This month’s Living History piece is about table carpets and in particular the St John of Bletso table carpet that is now in the V&A Museum. Here is an excerpt from the article about it that featured in the Friends’ Report Number 14 from 1981 by Frank T. Smallwood, M.A., F.S.A.
“In Room 53 the Department of Textiles and Dress of the Victoria and Albert Museum, South Kensington, exhibits a very notable example of English Domestic Embroidery bought in 1930 from Lord St.John of Bletso. Primarily the exhibit illustrates the highly skilled needlework of the household furnishings of a noble family in the reign of Queen Elizabeth I, but the border of the carpet has a series of twenty small shields of arms, and in a central roundel there is an achievement of twelve quarterings for a St.John and twelve more for his wife.
The carpet, which is now glazed and framed, consists of a central main panel with two long and two short pieces of border about 1 ft. wide. It is 13*9″ high and 6 ‘ 9″ wide. The over-all colour of the central panel is a bluish green, but wool of seven colours and silk of five colours are used, and there is a little tarnished gold and silver thread. The carpet is worked on linen canvas, mainly in tent stitch with some cross stitch, and the stitches are extremely fine – about 600 stitches per square inch – but the work is not very even. The central panel has a pattern of coiling stems, interlaced and linked by clasps, and bearing leaves, grapes, pomegranates, acorns, carnations, roses, honeysuckle, and borage. Various living creatures occur, including the St.John falcon, and on some of the clasps that link the stems are random letters or groups of letters, e.g. GOD and OSES, most of which have not been accurately interpreted. The general pattern of the design can best be appreciated if viewed from one of the long sides of the carpet. The border also has a pattern of coiling stems interlaced but not linked by clasps, and its twenty small shields of arms record – or were intended ultimately to record – marriages of four generations of the St.Johns of Bletso. Above every shield is a label bearing the surnames of husband and in most cases, wife. The series is to be read clockwise from the top left corner.”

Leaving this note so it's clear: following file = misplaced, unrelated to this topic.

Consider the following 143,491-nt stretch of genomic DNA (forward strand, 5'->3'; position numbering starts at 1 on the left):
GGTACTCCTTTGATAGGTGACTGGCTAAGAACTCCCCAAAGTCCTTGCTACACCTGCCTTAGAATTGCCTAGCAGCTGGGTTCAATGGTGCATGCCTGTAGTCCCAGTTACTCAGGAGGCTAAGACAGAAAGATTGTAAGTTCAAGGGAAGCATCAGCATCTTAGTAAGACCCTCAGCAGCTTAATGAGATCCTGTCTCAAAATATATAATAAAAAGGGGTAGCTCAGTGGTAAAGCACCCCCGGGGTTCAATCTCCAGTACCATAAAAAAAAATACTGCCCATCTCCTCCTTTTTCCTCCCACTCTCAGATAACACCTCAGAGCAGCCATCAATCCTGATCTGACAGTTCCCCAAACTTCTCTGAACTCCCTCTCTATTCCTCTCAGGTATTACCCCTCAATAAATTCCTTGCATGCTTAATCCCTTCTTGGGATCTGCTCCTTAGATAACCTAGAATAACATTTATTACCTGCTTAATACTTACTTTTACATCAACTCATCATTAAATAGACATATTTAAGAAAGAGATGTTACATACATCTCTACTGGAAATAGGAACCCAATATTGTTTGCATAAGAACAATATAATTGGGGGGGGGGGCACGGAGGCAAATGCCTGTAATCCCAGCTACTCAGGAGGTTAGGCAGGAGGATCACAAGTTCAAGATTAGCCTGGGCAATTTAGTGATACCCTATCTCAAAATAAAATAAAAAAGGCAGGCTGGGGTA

These heraldic details help to date the carpet to 1580 and suggest that it was made for Oliver St John, 1st Lord St John of Bletsoe, 1522 – 1582, who served in the household of Prince Edward, son of Henry VIII, and who on Edward’s accession in 1547 entered the royal household. When the carpet was made, Bletsoe was the residence of the head of the Bedfordshire . St.Johns. About half a century later the 4th Baron purchased Melchbourne, built a mansion, and made it his residence. The carpet remained there for about three centuries.
Table carpets were heavy woollen textiles that were elaborately decorated with brightly-coloured geometric patterns or narrative scene. They were expensive and high-status objects which was why they were used as tablecloths rather than floor coverings.
The first record of one in an inventory comes from the wardrobe of Katherine of Aragon. An example from Bess of Hardwick’s inventory of furnishings at Hardwick Hall in Derbyshire in 1601 lists ‘a fayre long carpet of silk needlework with gold frenge [fringe] lined with crimson taffetie sarcenet…’. Sadly we don’t have a colour print of the St John table carpet but this one from Kinghorn in Fife gives a good impression of what it would have looked like.